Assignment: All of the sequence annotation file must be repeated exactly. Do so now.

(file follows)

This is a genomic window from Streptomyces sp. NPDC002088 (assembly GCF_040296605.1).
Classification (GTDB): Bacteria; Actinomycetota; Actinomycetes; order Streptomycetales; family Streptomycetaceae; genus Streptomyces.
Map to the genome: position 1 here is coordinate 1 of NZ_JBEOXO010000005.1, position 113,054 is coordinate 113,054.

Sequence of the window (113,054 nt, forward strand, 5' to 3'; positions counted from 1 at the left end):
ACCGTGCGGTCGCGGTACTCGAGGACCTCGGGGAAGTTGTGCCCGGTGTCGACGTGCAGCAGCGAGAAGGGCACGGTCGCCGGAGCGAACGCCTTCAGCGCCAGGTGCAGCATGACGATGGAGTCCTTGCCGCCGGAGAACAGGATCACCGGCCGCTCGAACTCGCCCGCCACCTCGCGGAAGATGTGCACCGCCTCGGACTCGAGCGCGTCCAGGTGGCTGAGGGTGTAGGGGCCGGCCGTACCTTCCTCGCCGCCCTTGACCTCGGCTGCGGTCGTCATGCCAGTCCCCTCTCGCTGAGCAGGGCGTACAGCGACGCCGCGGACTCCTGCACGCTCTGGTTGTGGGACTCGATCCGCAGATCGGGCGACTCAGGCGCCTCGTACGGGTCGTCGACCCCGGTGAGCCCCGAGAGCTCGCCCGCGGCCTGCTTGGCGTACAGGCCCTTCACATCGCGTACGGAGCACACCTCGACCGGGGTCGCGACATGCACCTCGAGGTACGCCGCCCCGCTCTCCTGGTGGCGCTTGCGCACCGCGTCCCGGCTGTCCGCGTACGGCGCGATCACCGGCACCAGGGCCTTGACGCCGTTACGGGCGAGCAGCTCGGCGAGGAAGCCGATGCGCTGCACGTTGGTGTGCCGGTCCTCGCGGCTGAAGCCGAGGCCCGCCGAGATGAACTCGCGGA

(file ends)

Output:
This is a genomic window from Streptomyces sp. NPDC002088 (assembly GCF_040296605.1).
Classification (GTDB): Bacteria; Actinomycetota; Actinomycetes; order Streptomycetales; family Streptomycetaceae; genus Streptomyces.
Map to the genome: position 1 here is coordinate 1 of NZ_JBEOXO010000005.1, position 113,054 is coordinate 113,054.

Sequence of the window (113,054 nt, forward strand, 5' to 3'; positions counted from 1 at the left end):
ACCGTGCGGTCGCGGTACTCGAGGACCTCGGGGAAGTTGTGCCCGGTGTCGACGTGCAGCAGCGAGAAGGGCACGGTCGCCGGAGCGAACGCCTTCAGCGCCAGGTGCAGCATGACGATGGAGTCCTTGCCGCCGGAGAACAGGATCACCGGCCGCTCGAACTCGCCCGCCACCTCGCGGAAGATGTGCACCGCCTCGGACTCGAGCGCGTCCAGGTGGCTGAGGGTGTAGGGGCCGGCCGTACCTTCCTCGCCGCCCTTGACCTCGGCTGCGGTCGTCATGCCAGTCCCCTCTCGCTGAGCAGGGCGTACAGCGACGCCGCGGACTCCTGCACGCTCTGGTTGTGGGACTCGATCCGCAGATCGGGCGACTCAGGCGCCTCGTACGGGTCGTCGACCCCGGTGAGCCCCGAGAGCTCGCCCGCGGCCTGCTTGGCGTACAGGCCCTTCACATCGCGTACGGAGCACACCTCGACCGGGGTCGCGACATGCACCTCGAGGTACGCCGCCCCGCTCTCCTGGTGGCGCTTGCGCACCGCGTCCCGGCTGTCCGCGTACGGCGCGATCACCGGCACCAGGGCCTTGACGCCGTTACGGGCGAGCAGCTCGGCGAGGAAGCCGATGCGCTGCACGTTGGTGTGCCGGTCCTCGCGGCTGAAGCCGAGGCCCGCCGAGATGAACTCGCGGA